It’s hard to imagine a world in which there are no antibiotics, no relief from common illnesses like asthma and diabetes, or hope of new treatment for fatal diseases. The medicines that are available for doctors to prescribe are made, and most of them were discovered, by pharmaceutical companies.In 2012, pharmaceutical companies in the UK spent £4.2 billion on pharmaceutical research and development – that’s an investment of over £11.5 million every day. To put it in context, well over a quarter of all UK industry-supported research and development comes from the pharmaceutical industry.
Why work in pharmaceuticals? The fact is, one third of the population of Great Britain has a chronic or long-term illness, and in people over 75 this ratio rises to 70%. So, although we're certainly achieving great things, there's still a lot of work to be done.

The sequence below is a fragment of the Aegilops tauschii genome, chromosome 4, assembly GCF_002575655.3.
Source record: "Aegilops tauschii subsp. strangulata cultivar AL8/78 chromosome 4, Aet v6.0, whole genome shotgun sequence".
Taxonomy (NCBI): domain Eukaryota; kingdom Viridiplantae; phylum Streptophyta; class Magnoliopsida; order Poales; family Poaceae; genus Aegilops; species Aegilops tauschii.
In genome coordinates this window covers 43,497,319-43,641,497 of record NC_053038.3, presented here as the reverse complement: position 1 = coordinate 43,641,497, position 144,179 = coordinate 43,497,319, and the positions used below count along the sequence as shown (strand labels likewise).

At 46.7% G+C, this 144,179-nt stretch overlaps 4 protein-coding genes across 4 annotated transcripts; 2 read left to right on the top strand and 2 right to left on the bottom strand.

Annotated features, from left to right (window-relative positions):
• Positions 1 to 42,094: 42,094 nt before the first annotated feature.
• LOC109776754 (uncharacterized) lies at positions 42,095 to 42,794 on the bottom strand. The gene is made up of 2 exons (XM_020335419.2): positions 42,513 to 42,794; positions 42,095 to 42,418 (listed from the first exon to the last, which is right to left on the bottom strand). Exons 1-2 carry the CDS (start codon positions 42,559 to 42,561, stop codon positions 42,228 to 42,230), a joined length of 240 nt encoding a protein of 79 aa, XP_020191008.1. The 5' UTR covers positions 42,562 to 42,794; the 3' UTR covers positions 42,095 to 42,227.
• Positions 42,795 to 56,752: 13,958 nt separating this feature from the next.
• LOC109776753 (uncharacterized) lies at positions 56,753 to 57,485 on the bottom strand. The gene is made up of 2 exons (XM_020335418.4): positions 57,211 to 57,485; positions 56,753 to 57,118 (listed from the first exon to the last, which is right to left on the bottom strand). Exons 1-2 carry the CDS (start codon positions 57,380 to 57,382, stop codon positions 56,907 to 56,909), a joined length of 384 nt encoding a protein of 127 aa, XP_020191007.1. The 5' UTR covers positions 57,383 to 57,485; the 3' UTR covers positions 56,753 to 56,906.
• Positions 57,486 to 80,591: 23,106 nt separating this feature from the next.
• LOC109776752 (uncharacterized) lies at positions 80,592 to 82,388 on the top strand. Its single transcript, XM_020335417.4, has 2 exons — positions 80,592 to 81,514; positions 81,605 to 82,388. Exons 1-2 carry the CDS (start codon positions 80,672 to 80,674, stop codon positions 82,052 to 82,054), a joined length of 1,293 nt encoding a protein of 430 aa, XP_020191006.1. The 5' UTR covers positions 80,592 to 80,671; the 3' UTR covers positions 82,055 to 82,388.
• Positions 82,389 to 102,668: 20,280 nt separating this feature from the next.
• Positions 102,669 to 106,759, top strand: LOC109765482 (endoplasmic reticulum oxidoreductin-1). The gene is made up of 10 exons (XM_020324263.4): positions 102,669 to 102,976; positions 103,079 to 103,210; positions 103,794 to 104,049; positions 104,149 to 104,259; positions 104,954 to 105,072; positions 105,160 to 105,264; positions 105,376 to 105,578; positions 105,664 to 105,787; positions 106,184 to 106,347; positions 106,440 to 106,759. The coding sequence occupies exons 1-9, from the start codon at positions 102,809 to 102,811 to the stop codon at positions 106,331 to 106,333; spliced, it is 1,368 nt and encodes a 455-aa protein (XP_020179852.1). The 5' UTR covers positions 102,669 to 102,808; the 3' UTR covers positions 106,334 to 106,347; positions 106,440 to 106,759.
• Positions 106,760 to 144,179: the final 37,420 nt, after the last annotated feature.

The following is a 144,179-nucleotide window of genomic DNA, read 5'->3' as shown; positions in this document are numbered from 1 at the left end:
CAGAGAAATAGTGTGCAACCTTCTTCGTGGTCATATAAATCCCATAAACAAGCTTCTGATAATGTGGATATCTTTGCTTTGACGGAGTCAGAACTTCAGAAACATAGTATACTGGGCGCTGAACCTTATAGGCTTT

Who works in pharmaceuticals? The industry in the UK employs around 73,000 people, including 23,000 in research and development. In addition, the industry generates thousands more jobs in related industries.
Attracted by an advertisement for apprentices I decided to join the company’s work-based degree scheme rather than going straight to university.